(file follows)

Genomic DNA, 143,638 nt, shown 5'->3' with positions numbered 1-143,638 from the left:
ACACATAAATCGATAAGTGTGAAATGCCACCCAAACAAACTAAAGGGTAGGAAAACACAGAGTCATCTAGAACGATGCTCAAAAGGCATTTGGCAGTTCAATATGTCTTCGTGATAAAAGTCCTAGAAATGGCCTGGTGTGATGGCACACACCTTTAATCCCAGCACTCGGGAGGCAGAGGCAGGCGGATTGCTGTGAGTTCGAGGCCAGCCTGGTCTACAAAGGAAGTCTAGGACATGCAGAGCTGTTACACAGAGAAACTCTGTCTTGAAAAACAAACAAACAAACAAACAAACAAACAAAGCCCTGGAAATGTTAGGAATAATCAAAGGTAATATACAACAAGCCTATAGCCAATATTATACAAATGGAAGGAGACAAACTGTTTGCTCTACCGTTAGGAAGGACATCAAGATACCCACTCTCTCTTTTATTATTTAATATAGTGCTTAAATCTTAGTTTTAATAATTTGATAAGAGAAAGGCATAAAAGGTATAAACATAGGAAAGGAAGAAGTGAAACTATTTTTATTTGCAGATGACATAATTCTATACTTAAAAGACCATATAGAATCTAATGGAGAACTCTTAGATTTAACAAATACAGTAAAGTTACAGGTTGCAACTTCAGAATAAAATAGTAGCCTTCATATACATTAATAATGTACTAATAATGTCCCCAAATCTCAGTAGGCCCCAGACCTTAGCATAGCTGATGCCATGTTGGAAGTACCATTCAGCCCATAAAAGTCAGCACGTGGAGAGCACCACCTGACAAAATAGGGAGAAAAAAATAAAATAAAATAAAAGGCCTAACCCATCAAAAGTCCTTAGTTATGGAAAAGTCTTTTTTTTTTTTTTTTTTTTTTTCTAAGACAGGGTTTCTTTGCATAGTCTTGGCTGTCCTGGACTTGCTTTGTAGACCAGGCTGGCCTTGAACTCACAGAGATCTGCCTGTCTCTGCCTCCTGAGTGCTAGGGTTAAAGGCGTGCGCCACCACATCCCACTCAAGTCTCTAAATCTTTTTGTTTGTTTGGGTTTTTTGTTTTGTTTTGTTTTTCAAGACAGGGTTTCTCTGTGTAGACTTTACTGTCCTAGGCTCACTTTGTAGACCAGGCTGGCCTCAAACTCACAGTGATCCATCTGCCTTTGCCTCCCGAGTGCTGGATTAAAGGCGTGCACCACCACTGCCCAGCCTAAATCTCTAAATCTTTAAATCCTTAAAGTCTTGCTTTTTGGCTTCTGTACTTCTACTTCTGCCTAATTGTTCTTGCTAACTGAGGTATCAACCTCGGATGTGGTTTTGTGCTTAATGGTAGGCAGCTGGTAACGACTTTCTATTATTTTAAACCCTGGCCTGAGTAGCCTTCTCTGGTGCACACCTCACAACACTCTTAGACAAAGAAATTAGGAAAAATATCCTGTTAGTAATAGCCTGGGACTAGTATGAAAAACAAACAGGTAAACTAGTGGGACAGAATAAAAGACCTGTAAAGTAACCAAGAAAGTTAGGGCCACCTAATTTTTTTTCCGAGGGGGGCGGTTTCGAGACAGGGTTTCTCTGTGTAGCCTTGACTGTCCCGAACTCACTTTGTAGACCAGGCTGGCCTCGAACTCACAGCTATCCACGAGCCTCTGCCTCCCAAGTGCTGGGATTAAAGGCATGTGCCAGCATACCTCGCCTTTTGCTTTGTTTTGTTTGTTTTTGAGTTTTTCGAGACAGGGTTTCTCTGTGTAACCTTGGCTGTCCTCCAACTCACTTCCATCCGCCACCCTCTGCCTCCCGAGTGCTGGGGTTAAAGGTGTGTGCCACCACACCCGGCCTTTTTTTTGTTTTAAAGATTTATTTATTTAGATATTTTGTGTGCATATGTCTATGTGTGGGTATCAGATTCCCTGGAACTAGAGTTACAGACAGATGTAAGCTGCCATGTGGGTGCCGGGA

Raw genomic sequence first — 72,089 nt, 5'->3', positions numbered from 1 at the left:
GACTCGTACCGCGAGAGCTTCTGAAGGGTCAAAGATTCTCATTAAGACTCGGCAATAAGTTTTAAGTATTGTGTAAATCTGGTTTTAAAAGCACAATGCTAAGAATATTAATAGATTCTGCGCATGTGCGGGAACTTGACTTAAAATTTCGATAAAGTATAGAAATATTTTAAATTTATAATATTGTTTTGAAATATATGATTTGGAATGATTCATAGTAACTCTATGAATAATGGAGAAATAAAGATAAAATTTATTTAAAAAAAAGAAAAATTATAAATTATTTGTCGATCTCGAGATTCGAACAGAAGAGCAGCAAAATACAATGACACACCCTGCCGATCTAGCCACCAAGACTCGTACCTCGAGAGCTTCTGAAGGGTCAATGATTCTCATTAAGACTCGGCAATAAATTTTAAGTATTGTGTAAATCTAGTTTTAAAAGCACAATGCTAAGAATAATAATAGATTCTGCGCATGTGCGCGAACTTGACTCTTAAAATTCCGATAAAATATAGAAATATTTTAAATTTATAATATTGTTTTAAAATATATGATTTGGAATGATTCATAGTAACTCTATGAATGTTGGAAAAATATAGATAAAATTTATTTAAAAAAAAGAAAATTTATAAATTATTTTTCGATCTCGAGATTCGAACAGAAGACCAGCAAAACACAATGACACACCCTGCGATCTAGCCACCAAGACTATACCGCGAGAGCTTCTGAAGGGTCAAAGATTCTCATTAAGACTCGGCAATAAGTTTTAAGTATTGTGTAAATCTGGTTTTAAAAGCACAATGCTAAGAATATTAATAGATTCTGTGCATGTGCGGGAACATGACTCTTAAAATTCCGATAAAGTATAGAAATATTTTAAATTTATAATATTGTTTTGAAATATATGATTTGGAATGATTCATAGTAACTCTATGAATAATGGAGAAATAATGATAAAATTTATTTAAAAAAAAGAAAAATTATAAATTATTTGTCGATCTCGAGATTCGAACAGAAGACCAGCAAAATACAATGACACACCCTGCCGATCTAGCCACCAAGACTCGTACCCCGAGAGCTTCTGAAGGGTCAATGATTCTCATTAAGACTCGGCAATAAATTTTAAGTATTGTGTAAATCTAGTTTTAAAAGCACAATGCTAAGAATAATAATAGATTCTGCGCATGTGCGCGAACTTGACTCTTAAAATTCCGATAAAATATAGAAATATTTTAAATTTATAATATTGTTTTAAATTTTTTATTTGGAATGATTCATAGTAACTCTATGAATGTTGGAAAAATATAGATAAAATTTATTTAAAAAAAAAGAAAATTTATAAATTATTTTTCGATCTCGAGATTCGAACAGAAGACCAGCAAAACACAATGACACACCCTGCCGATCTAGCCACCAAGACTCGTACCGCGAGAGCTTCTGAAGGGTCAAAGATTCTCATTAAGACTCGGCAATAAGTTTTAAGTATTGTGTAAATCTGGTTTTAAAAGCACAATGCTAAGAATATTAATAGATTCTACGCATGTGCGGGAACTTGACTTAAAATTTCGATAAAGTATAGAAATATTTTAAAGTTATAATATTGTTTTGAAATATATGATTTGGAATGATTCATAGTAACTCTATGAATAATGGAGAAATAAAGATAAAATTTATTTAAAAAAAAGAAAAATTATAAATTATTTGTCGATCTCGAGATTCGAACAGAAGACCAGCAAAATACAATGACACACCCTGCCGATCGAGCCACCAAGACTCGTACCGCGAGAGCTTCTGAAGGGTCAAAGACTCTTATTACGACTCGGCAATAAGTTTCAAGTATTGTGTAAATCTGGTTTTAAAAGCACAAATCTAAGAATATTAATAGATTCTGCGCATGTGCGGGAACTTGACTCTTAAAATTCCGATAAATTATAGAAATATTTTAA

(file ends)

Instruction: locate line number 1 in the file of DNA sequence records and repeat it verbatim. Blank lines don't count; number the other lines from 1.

Genomic DNA, 143,638 nt, shown 5'->3' with positions numbered 1-143,638 from the left: